Four directors tell tales of Eros fit for a 1970s Decameron. Working-class lovers, Renzo and Luciana, marry but must hide it from her employer; plus, they need a room of their own. A ...
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Amelia and Pippo are reunited after several decades to perform their old music-hall act (imitating Fred Astaire and Ginger Rogers) on a TV variety show. It's both a touchingly nostalgic ... See full summary »
Cinecitta, the huge movie studio outside Rome, is 50 years old and Fellini is interviewed by a Japanese TV crew about the films he has made there over the years as he begins production on ... See full summary »
Four directors tell tales of Eros fit for a 1970s Decameron. Working-class lovers, Renzo and Luciana, marry but must hide it from her employer; plus, they need a room of their own. A billboard of Anita Ekberg provocatively selling milk gives a prudish crusader for public decency more than he can handle. The wife of a count whose escapades with call girls make the front page of the papers decides to work to prove her independence, but what is she qualified to do? A buxom carnival-booth manager who owes back taxes offers herself for one night in a lottery: a nerdy sacristan and a jealous cowboy make for a lovers' triangle. In each, women take charge, but not always happily.Written by
The original Italian version had four segments, starting with Act 1 "Renzo e Luciana", directed by Mario Monicelli. The total length being over 3 hours (195 min for the four acts plus credits) the producers decided to shorten it for commercial purposes just before the feature went to the Cannes Film Festival in 1962 for the opening screening. Although Mario Monicelli had sued Boccaccio '70 went to be released worldwide without "Renzo e Luciana". See more »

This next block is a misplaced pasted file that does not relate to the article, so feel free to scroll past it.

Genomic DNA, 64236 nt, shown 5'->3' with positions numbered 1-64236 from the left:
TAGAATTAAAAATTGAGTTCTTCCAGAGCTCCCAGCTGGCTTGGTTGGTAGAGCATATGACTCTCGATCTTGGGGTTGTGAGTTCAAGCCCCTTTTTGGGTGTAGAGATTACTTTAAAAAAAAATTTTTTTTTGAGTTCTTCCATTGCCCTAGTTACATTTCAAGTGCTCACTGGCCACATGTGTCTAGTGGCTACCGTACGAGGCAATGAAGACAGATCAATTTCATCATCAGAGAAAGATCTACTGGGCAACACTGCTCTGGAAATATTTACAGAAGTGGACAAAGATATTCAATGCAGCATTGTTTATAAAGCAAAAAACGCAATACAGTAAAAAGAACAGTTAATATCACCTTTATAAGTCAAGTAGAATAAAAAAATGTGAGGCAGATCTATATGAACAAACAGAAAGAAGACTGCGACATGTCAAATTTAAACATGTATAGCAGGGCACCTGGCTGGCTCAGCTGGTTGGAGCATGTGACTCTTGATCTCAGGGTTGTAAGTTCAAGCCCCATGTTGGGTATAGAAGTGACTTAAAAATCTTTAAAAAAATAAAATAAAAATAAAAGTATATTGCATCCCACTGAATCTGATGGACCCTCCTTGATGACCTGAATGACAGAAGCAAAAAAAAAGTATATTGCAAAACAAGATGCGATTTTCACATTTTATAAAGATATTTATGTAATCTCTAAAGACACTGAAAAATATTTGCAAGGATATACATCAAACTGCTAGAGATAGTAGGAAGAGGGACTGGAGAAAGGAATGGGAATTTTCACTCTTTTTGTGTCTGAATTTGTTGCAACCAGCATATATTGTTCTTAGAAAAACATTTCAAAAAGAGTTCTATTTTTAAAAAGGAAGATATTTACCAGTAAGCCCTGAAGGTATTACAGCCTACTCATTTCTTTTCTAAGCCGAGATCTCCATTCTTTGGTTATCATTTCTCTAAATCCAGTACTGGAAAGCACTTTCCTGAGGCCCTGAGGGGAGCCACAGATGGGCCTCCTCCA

Boccacio was a 14th century Italian poet, storyteller and humanist who among other works wrote "Decameron", a collection of licentious stories which is very much appreciated even nowadays. In 1962 four great Italian film directors (Monicelli, Fellini, Visconti and de Sica) made this movie in four episodes (each one by one of them) inspired on the same theme of Bocaccio's work i.e. erotic love in our times under several of its forms: marital, repressed, adulterous and paid for. It combines Monicelli's humour with Fellini's symbolism, Visconti's psychological realism and de Sica's social and moral satire. In my opinion the best episode is de Sica's one, the story of a beautiful woman (Sophia Loren) who runs a shooting sideshow in a funfair. The less good is perhaps Visconti's one story of a rich couple whose wife revenges herself of her husband's infidelity in a curious and elegant way because of somewhat dull dialogues which is however compensated by the gorgeous interior sceneries of the palace where his episode takes place like he has already made us familiar with in some of his other movies. All the episodes combine humour, sensuality and light drama in balanced doses and will undoubtedly please the viewers.
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